I Get Discouraged

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I get discouraged. Discouraged at my unanswered prayers. Discouraged at my slowness of growth. Discouraged at my tendency to fail.

I used to think that after some mature moment in my Christian walk, this wouldn’t happen anymore. However, I’ve realized that as long as we live in this world, but not of it, God’s children can struggle with discouragement.

A cloud of great Christians from the past testify to this fact:

Billy Graham: “The Christian life is not a constant high. I have my moments of deep discouragement. I have to go to God in prayer with tears in my eyes, and say, ‘O God, forgive me,’ or ‘Help me.’”

St. Augustine: “God of our life, there are days when the burdens we carry chafe our shoulders and weigh us down; when the road seems dreary and endless, the skies gray and threatening; when our lives have no music in them, and our hearts are lonely, and our souls have lost their courage.”

Even the Apostle Paul: “There is the daily pressure upon me of concern for all the churches. Who is weak with my being weak? Who is led into sin without my intense concern?” (2 Corinthians 11:28-29)

In one of my favorite books, nineteenth-century author Hannah Whitall Smith tells the following allegory:

Satan called together a council of his servants to consult how they might make a good man sin. One evil spirit started up and said, “I will make him sin.” “How will you do it?” asked Satan. “I will set before him the pleasures of sin,” was the reply; “I will tell him of its delights, and the rich rewards it brings.” “Ah,” said Satan, “that will not do; he has tried it and knows better than that.” Then another imp started up and said, “I will make him sin.” “What will you do?” asked Satan. “I will tell him of the pains and sorrows of virtue. I will show him that virtue has no delights and brings no rewards.” “Ah, no!” exclaimed Satan, “that will not do at all, for he has tried it and knows that, `Wisdoms ways ARE ways of pleasantness, and all her paths are peace.” “Well,” said another imp, starting up, “I will undertake to make him sin.” “And what will you do?” asked Satan again. “I will discourage his soul,” was the short reply. “Ah, that will do! “cried Satan; “that will do! We shall conquer him now.”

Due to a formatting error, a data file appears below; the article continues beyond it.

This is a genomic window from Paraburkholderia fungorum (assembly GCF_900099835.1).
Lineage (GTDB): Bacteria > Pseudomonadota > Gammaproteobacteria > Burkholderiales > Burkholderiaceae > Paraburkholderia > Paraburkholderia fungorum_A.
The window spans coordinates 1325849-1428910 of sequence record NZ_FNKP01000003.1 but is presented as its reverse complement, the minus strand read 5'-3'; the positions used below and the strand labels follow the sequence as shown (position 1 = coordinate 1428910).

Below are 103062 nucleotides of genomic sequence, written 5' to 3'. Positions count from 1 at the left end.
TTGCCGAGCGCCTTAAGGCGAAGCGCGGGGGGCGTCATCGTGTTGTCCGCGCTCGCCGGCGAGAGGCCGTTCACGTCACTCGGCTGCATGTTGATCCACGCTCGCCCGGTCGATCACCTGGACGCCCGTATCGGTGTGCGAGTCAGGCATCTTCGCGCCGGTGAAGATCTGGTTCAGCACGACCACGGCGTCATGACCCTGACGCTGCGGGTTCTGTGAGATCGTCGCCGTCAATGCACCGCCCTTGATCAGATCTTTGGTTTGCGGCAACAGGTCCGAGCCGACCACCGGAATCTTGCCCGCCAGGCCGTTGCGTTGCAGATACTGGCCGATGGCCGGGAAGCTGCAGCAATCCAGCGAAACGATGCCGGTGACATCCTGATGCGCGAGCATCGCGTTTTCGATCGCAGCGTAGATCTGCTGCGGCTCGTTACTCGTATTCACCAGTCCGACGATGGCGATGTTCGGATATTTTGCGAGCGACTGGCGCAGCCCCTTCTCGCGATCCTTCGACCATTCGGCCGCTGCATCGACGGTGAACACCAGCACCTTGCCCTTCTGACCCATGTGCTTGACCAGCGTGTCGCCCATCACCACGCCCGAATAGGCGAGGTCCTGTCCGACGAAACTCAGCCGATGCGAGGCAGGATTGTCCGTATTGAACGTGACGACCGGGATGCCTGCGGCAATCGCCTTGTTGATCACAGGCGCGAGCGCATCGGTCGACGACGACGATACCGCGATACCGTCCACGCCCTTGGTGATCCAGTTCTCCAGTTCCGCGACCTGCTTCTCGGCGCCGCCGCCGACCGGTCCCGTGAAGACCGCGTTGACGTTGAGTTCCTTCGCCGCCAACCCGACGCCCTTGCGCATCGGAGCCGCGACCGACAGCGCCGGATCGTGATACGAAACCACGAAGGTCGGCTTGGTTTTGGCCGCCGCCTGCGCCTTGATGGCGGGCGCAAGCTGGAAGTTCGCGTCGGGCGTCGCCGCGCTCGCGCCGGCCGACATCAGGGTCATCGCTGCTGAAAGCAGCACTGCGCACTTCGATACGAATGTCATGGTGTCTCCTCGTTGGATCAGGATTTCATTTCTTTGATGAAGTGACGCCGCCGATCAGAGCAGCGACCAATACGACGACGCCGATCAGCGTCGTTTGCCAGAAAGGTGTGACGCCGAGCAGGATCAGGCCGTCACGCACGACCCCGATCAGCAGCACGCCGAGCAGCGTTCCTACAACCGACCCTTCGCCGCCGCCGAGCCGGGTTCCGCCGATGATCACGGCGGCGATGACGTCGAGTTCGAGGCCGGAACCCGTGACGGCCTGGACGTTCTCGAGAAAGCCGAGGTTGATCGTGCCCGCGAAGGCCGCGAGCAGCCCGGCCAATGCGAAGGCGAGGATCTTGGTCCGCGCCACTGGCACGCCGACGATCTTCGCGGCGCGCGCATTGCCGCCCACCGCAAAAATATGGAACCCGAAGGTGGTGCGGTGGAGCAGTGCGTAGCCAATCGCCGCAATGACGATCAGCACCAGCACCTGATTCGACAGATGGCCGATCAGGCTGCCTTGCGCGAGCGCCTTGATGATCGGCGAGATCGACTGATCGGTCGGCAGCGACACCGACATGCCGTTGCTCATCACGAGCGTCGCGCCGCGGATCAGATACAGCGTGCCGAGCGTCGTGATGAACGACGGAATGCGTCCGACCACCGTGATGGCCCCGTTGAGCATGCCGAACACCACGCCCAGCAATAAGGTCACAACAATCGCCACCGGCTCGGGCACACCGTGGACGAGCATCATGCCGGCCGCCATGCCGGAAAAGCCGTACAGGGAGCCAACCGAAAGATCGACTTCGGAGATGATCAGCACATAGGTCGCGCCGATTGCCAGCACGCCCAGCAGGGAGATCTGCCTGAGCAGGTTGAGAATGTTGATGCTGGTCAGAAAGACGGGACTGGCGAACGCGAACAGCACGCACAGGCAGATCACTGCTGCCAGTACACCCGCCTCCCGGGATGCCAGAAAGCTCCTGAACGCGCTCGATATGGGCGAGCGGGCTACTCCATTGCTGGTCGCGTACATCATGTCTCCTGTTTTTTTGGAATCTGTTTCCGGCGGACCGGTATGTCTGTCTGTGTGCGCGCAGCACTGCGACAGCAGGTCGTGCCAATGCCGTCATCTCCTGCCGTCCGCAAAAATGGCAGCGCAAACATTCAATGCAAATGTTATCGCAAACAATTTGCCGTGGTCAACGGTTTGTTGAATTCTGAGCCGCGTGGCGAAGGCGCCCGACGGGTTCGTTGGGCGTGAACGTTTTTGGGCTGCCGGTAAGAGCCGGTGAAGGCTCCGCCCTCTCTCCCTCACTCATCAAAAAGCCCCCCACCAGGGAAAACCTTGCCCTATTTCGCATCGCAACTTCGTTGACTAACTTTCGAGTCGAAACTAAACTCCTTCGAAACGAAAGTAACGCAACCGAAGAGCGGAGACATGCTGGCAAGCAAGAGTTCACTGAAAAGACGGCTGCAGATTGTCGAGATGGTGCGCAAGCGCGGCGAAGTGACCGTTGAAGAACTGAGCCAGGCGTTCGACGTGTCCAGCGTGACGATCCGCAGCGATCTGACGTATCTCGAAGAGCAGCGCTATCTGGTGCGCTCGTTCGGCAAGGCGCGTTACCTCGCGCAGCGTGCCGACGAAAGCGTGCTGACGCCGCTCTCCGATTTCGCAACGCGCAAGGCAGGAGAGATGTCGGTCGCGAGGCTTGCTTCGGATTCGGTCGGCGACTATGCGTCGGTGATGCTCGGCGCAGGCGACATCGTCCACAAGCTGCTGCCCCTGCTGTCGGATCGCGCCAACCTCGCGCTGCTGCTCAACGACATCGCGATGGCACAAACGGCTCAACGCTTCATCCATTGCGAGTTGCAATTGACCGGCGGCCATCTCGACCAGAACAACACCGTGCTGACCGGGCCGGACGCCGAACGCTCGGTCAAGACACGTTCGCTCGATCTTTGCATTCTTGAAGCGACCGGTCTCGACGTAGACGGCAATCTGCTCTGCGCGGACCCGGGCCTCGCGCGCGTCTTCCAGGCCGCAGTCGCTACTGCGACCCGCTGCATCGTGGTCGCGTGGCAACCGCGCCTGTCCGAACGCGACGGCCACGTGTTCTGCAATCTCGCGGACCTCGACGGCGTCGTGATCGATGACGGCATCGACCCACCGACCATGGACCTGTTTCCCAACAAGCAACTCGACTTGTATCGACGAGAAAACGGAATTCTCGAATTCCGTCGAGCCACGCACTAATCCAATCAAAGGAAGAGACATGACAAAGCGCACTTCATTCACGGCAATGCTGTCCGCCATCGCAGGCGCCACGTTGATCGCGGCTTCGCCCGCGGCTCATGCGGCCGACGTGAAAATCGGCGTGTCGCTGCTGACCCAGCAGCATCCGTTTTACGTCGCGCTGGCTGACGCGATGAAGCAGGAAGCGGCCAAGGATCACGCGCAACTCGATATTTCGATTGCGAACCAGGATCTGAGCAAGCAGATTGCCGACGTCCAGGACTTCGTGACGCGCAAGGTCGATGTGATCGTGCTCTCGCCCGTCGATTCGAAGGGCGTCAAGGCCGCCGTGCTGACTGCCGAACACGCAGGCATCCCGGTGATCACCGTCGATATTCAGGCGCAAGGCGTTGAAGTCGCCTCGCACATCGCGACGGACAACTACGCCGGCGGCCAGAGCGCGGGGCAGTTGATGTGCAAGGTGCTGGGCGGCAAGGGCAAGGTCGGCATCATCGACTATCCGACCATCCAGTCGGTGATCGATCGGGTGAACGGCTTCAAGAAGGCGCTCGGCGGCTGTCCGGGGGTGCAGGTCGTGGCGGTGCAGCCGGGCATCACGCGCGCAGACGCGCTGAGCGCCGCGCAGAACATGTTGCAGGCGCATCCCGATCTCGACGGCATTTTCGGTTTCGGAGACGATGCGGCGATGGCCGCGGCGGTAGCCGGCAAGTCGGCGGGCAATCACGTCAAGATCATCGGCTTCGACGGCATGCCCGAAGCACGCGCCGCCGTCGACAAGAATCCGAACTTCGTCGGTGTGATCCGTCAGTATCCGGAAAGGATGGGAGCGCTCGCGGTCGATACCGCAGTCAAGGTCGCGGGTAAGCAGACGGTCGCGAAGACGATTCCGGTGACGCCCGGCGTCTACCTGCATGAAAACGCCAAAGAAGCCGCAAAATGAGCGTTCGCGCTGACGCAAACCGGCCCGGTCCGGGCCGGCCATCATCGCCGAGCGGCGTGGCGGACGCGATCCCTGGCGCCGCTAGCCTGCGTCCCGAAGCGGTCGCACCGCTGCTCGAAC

The pressure to be discouraged is a reality. So what how do we escape from the discouragement that seems inevitable?

Any Scripture emboldening our languishing hearts with encouragement all stress the same source of strength: the Lord is with us ( See Deuteronomy 31:8; Joshua 1:9; 2 Chronicles 20:15; Isaiah 41:10; Philippians 4-5-6).

“Yeah, yeah, yeah,” I tend to say. “I know, I know. The Lord is near. Got it. Now, what can I do here to get me out of the doldrums?”

But what if His nearness is enough? Or better yet, what if I believed it?

Doubt and discouragement are blood relatives birthed from the Father of all lies. Questioning His Presence is the antithesis of trusting the unseen (2 Corinthians 4:18). On the other hand, believing His Word whether I feel like He is near or not, stimulates faith that pleases Him (Hebrews 11:6). Hallelujah.

Next time you are discouraged, try this simple recitation, giving different emphasis to each word with every declaration.

  • The LORD is near — It is the God of the universe, my Creator, my Father, my Lover Who is adjacent to me even now. He has dominion over all heaven and all earth, possessing all greatness, all power, all glory, all victory, and all majesty. Riches and honor come from Him, and He can make great and strengthen everyone (1 Chronicles 29:11-12).
  • The Lord IS near — It’s not that He was near in the past or will be in the future. He is close to me right now, in this very moment of breath.
  • The Lord is NEAR — He isn’t just out there somewhere, glancing over every once in a while, hoping I don’t mess up, but He is near, in my mouth and my heart (Romans 10:8). His very Kingdom is so near that He is seeking to fill up every available space within me that I will allow (Luke 17:21). His nearness is my good (Psalm 73:28).

“I will set my mind against anxiety Lord because You are near (Philippians 4:5-6). Reveal Your proximity, O Lord. Let me see how near You truly are.”